Address Your Risks with Employee Screening

We recently posted an article on the topic of “Evaluating Human Capital Risk.”  While we had high hopes this article would draw thousands of readers from the HR community, it appears to have done little more than satisfy our own intrinsic need to preach the benefits of employment screening as a human capital risk management tool. Judging by the numbers, you’d rather hear about resume lying than risk management. Ok, our bad.

But really, we understand your desire to get down to business. You know you need employment screening services to reduce the chances of falling victim to even a single poorly-qualified, unsafe, or otherwise unscrupulous employee.

One only needs to read the latest news to find stories about what happens when human capital risks rear their ugly heads:

  • Neglecting to background check an oil spill cleanup workers meant a sex offender got a job, and later was accused of raping a colleague: read about it
  • A school board in Illinois was embarrassed to learn that one of its board members was discovered to have a DUI on his driving record. read about it
  • Bausch & Lomb CEO, Ronald Zarrella, falsely claimed an MBA from New York University’s Stern School of Business. He did attend the program, but never earned his MBA. His claim was never checked by his prior employers.  Read these other infamous resume lies.
  • Examples like these go on and on…

So how do you build a background screening program that addresses the risks your employees bring to the table, while at the same time respecting the fact that your employees are the single most important factor in your success and should therefore be treated fairly? We’ve said before that knowing your risks is half the battle. And it’s true. Knowing really is only half the battle. The other half is determining how you’ll use employment screening to combat the risks and build yourself a safer and more productive workforce.

So let’s look at how employment screening is used by considering 3 sample scenarios:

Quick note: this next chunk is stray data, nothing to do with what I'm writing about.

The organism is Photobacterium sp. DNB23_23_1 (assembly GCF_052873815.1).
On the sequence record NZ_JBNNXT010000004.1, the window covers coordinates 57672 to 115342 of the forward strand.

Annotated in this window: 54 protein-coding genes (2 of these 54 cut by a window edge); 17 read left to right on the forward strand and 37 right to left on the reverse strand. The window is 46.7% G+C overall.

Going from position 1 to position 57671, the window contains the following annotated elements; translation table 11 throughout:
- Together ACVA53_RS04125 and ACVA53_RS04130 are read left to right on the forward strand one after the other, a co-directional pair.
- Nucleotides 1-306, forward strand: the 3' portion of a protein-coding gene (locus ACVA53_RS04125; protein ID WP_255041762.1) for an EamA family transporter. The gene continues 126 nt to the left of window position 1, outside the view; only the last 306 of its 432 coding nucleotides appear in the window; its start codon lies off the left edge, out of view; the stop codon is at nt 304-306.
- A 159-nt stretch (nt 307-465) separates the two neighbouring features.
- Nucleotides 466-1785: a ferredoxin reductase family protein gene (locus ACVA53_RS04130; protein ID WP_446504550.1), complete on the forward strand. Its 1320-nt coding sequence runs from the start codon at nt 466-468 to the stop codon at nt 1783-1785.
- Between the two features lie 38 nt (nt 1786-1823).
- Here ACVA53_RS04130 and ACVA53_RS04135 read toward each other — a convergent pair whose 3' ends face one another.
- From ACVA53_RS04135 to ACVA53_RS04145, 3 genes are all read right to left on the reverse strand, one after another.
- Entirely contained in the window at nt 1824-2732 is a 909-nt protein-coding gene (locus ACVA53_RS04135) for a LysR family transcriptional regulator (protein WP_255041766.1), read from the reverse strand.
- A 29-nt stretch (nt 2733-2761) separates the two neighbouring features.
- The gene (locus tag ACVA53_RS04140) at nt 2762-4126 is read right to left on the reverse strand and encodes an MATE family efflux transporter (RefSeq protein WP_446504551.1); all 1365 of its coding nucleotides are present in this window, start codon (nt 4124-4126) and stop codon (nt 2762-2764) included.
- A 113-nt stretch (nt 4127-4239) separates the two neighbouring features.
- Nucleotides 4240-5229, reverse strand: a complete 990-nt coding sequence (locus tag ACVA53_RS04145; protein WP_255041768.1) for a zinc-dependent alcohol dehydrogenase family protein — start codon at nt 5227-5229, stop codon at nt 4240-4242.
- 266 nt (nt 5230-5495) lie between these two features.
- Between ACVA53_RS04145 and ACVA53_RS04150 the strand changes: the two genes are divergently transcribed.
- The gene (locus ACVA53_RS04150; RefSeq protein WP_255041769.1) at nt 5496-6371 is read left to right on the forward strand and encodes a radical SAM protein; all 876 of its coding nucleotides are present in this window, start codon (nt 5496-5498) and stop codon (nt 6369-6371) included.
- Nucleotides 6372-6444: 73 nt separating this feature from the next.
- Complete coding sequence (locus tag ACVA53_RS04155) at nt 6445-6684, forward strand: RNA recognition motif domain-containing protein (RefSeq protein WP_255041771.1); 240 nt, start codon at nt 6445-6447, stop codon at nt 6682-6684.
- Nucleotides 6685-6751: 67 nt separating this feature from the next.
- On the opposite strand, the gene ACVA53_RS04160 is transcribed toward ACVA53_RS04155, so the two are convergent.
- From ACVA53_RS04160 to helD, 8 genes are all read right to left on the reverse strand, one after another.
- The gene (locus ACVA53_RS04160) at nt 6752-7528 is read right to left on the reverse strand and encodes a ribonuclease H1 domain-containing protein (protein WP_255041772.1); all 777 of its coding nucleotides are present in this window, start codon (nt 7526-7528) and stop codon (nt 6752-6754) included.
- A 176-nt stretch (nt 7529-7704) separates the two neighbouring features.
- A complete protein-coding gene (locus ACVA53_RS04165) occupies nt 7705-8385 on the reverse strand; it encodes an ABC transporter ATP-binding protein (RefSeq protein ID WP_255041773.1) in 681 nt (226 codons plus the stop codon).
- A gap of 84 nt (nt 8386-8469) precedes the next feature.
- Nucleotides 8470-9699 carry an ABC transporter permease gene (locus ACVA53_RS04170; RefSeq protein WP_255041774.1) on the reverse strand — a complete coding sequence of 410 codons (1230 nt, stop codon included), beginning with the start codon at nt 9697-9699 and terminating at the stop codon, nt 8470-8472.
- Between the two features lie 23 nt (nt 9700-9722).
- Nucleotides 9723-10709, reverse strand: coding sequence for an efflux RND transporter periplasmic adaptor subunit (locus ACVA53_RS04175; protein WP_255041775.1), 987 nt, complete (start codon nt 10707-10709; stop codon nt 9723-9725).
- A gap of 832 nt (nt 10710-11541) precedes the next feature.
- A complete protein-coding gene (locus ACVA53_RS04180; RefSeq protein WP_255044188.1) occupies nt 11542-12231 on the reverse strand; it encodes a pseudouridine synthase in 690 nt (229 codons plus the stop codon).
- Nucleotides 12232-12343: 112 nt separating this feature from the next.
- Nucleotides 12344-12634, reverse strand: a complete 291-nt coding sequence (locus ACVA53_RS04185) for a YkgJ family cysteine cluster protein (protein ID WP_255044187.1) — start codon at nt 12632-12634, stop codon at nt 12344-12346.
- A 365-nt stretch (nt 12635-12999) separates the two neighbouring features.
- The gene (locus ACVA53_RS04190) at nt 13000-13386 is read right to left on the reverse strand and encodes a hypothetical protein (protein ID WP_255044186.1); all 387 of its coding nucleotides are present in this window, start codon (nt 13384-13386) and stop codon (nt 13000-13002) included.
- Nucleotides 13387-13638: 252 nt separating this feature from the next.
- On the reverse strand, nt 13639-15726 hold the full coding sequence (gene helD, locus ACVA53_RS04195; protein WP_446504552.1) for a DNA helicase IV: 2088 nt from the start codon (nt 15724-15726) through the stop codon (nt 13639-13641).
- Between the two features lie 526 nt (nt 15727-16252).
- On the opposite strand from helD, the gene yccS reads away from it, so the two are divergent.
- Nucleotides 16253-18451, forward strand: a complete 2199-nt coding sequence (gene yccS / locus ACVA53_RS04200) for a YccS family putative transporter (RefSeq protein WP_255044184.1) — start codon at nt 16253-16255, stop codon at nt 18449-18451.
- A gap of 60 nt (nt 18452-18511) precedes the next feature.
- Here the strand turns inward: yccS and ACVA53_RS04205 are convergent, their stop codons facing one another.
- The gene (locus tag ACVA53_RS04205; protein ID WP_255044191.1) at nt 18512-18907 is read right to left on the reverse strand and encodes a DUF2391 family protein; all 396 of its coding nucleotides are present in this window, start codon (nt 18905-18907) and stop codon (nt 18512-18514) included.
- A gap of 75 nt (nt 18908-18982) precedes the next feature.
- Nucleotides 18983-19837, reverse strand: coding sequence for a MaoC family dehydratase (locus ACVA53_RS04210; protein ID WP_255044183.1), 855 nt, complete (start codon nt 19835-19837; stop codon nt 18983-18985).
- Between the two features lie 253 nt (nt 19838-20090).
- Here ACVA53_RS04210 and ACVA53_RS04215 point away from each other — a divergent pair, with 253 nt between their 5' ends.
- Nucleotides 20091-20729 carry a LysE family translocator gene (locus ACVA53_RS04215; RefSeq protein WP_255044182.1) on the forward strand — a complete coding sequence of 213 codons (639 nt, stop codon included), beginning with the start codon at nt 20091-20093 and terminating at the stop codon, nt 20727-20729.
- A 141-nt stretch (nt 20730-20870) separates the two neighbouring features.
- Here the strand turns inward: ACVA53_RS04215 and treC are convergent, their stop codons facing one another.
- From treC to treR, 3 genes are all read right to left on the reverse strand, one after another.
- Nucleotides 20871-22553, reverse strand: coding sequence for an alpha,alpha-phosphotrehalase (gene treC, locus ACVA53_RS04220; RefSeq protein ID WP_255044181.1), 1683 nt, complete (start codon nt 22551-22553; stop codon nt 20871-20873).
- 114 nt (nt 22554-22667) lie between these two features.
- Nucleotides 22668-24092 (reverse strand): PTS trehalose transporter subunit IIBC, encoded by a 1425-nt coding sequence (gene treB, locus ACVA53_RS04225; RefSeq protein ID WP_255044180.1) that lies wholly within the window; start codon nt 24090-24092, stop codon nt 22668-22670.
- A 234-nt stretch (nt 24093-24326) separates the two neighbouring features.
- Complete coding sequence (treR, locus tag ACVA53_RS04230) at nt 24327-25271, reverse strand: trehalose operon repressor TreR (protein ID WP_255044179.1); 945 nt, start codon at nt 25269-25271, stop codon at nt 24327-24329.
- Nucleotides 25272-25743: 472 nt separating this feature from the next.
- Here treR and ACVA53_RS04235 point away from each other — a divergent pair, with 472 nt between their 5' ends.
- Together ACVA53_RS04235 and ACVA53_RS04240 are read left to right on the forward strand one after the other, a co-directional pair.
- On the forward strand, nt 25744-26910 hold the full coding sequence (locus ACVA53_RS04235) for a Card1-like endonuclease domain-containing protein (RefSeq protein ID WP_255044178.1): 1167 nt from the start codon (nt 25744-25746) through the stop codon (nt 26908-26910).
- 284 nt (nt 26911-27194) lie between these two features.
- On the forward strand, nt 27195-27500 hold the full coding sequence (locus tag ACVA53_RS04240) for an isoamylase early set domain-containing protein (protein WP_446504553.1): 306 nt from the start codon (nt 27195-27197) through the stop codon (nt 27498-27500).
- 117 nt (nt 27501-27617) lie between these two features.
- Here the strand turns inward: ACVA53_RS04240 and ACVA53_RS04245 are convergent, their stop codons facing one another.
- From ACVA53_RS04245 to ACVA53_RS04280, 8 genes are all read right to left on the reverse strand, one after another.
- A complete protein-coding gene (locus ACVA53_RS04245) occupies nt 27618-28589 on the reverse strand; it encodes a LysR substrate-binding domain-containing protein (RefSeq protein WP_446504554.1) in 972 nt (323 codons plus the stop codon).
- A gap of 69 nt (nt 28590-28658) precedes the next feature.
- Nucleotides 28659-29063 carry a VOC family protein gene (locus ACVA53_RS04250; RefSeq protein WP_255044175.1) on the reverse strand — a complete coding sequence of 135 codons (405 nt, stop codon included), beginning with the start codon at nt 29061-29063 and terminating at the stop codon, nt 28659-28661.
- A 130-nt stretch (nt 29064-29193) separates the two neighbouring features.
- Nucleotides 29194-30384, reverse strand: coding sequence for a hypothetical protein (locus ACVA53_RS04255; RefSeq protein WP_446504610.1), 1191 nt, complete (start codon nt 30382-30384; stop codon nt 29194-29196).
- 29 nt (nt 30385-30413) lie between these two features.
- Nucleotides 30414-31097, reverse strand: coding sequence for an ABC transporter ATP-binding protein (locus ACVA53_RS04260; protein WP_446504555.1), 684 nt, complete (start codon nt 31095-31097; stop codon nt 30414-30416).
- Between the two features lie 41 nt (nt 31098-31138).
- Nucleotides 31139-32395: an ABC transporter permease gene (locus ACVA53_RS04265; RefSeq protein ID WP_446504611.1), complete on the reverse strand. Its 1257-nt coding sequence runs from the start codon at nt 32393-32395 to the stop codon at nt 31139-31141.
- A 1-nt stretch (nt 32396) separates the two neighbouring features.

Scenario 1:  Retail Security

You’re a retail security manager charged with loss prevention. You rely on technology and people to get the job done. Currently you are establishing the background screening methodology for all undercover loss prevention officers. These individuals will have largely unsupervised access to people and property, they must have at least five years of relevant security experience, and your company has a strict drug-free workplace policy.  Once you’ve assessed the basic risk profile (industry, characteristics of the roles, and requirements of the position) you’re ready to determine what type of background checks are necessary.

In this case, a social security locator would be used to determine the jurisdictions in which the individual has lived. This will help to define the geographic coverage of the background check.  Next, a national criminal records database search will assist in finding potential criminal history in various parts of the country.  The results of this search will also guide further background screening.  A sex offender registry search is also prudent for this individual who will be in contact with the public.  A local criminal records search should also be conducted in jurisdictions where the applicant has lived over the past 7 years and where, if applicable, a national criminal record appeared (national records MUST be verified at the local level).  Also, employment verification would be in order since work experience is required. Finally, an employment drug test would be necessary to comply with drug free workplace standards

Scenario 2: Pharmaceutical Courier

You run a courier company that has been contracted by a major pharmaceutical company to transport prescription drugs.  As part of your contract, you are required to conduct an appropriate background check on all drivers. These individuals will have unsupervised access to prescription medication and operate a vehicle as part of their work.  The risk profile of this position demands that you take significant care in the hiring process.